A sequence of small earthquakes that occurred at the Dallas-Fort Worth Airport between October 30, 2008 and May 31, 2009 were likely triggered by the disposal of brines accompanying natural gas production at a nearby well that had recently been completed, according to research published in the February issue of the Bulletin of the Seismological Society of America (BSSA).
Many residents of the Dallas-Fort Worth area felt small earthquakes, which had magnitudes between 2.2 and 3.3, prompting scientists to investigate. The area, home to more than four million residents, had experienced no previous earthquakes in historic times. A significant increase since 2002 in the number of permits authorizing drilling and hydraulic fracturing to promote natural gas raised the possibility of induced earthquakes.
Researchers from University of Texas at Austin and Southern Methodist University analyzed data captured by regional and temporary seismic networks, which identified more than 180 earthquakes. Because of the absence of previous historical earthquakes, the proximity of the brine disposal well, and the similarity with other documented cases of induced seismicity in Texas, the authors suggest that the injected fluid migrated to a previously inactive fault, reactivating it.
The Dallas-Fort Worth Earthquake Sequence: October 2008 through May 2009, by Cliff Frohlich and Eric Potter of University of Texas at Austin; Chris Hayward and Brian Stump of Southern Methodist University.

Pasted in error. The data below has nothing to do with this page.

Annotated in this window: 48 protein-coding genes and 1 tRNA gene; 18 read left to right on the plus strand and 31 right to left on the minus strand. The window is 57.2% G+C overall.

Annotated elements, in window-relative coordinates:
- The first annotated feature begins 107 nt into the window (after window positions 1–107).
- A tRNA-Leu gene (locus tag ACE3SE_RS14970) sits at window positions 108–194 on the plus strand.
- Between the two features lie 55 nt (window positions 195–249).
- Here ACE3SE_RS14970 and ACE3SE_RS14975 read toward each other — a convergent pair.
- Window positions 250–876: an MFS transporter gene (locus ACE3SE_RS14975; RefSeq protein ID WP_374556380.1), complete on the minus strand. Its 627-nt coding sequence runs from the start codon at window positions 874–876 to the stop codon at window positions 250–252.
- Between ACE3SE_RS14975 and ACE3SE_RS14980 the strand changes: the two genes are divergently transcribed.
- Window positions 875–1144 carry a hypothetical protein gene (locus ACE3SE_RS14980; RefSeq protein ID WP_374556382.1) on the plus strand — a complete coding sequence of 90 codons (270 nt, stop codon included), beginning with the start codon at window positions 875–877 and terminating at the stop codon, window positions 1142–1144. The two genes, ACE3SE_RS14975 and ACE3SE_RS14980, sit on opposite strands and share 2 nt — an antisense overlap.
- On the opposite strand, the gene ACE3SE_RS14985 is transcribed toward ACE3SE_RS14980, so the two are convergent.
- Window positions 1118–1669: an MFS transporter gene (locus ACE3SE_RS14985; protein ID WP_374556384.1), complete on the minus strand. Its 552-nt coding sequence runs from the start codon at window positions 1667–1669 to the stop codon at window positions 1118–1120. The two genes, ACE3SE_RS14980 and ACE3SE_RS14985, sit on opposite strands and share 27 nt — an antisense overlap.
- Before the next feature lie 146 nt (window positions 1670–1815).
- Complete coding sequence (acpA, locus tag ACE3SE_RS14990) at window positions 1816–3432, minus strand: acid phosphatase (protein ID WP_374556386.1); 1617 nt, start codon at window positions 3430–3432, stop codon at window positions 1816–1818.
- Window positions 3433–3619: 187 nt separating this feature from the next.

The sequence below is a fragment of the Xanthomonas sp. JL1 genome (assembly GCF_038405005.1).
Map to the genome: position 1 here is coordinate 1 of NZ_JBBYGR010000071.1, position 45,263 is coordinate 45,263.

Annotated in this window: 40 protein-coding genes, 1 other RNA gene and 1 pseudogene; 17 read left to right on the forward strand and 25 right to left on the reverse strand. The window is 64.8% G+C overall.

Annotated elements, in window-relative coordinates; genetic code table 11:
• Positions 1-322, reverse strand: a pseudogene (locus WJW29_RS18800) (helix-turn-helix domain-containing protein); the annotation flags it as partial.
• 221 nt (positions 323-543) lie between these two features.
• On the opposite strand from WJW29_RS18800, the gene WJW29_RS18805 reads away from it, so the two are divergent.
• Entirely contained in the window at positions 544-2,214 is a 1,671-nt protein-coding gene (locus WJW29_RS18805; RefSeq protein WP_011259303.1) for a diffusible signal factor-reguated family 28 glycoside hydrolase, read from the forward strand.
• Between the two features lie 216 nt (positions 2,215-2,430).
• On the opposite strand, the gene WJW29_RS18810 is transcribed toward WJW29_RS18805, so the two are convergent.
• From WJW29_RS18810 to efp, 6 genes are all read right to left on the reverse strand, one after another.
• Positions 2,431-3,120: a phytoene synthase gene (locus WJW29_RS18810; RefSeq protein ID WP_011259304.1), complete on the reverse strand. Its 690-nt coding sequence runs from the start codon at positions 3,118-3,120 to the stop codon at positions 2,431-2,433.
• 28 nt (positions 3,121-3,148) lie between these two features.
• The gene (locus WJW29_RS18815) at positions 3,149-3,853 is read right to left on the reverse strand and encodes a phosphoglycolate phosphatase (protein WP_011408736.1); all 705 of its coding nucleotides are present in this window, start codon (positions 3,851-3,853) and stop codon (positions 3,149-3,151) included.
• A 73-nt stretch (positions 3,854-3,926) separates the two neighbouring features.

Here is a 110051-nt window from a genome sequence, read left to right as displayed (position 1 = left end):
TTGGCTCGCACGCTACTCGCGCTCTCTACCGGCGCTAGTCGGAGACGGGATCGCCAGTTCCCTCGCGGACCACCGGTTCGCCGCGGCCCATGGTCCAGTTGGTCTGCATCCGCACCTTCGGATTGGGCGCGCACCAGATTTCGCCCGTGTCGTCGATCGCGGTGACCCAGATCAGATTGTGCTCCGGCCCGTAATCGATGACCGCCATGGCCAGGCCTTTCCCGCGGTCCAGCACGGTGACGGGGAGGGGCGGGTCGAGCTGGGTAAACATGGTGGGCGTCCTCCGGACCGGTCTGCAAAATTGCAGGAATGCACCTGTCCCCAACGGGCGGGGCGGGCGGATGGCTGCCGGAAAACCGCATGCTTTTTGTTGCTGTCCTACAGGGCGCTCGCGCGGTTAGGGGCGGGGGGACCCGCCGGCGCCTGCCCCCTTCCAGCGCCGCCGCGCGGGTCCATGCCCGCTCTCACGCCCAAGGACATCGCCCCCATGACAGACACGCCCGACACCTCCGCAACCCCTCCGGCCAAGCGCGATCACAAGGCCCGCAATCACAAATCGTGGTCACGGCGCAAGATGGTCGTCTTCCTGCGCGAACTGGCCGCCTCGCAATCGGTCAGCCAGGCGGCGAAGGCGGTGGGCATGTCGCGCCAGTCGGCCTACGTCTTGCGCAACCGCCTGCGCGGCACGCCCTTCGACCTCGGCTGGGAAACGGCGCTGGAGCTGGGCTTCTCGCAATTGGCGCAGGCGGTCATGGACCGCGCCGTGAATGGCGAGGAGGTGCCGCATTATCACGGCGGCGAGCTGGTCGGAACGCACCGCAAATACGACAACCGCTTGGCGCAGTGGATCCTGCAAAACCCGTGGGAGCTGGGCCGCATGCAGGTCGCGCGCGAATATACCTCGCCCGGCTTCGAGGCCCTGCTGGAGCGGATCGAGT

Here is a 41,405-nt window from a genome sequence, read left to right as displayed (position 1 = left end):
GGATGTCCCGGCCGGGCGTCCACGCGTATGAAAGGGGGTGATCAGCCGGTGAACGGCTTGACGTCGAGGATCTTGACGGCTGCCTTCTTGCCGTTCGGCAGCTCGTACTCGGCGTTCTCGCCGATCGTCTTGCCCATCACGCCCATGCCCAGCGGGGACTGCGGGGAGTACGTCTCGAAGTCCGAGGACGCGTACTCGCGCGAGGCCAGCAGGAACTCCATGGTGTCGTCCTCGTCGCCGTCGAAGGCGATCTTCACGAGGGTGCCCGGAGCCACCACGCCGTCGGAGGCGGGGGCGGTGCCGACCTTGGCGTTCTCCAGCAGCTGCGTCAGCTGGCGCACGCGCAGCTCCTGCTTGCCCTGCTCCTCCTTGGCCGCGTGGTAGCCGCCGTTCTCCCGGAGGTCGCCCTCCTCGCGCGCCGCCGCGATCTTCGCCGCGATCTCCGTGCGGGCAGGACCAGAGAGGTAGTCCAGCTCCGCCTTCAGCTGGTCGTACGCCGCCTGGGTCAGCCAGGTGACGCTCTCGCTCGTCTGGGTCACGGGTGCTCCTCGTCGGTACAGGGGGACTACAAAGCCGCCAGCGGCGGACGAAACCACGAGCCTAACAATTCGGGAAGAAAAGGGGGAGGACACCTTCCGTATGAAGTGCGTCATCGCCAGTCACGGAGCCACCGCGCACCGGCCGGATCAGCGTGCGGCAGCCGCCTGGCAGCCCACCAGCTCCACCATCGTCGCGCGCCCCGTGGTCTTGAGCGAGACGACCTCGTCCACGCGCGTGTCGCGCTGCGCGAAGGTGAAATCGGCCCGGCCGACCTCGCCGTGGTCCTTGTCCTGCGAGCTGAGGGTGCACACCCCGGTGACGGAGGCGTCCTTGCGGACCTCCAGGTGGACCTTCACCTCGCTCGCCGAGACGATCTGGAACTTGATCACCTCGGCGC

Media contact: Cliff Frohlich, firstname.lastname@example.org, 512-471-0460
Identifying large hurricanes through seismology
Storm-generated seismic signals may allow seismologists to detect large hurricanes at sea and track their intensity, adding useful data to the discussion of whether anthropogenic global warming has increased the frequency and intensity of hurricanes and tropical storms, including ones that don't reach land.
Ambient noise, or microseisms, is the pervasive background signal bathing the surface of the Earth and is not produced by earthquakes. These surface waves generated by ocean storms are detected even in continental interiors far from source regions.
Researchers at Northwestern University demonstrate that the August 1992 category 5 Hurricane Andrew can be detected using microseisms recorded at the Harvard, Massachusetts seismic station, even while the storm is as far as 1200 miles away at sea. When applied to decades of existing analog seismograms, this methodology could yield a seismically identified hurricane record for comparison to the pre-aircraft and pre-satellite observational record.
Seismological Identification and Characterization of a Large Hurricane, by Carl W. Ebeling and Seth Stein of Northwestern University.
Media contact: Carl W. Ebeling, email@example.com, 847-467-1639
Southern San Andreas quake expected soon
The Coachella Valley section of the San Andreas fault, between San Gorgonio Pass and the Imperial Valley, is the only portion of the fault which has not ruptured in a major earthquake during historical time. New paleoseismic data suggests an average recurrence cycle of 116 to 221 years, indicating that it is past the expected time for a fault rupture.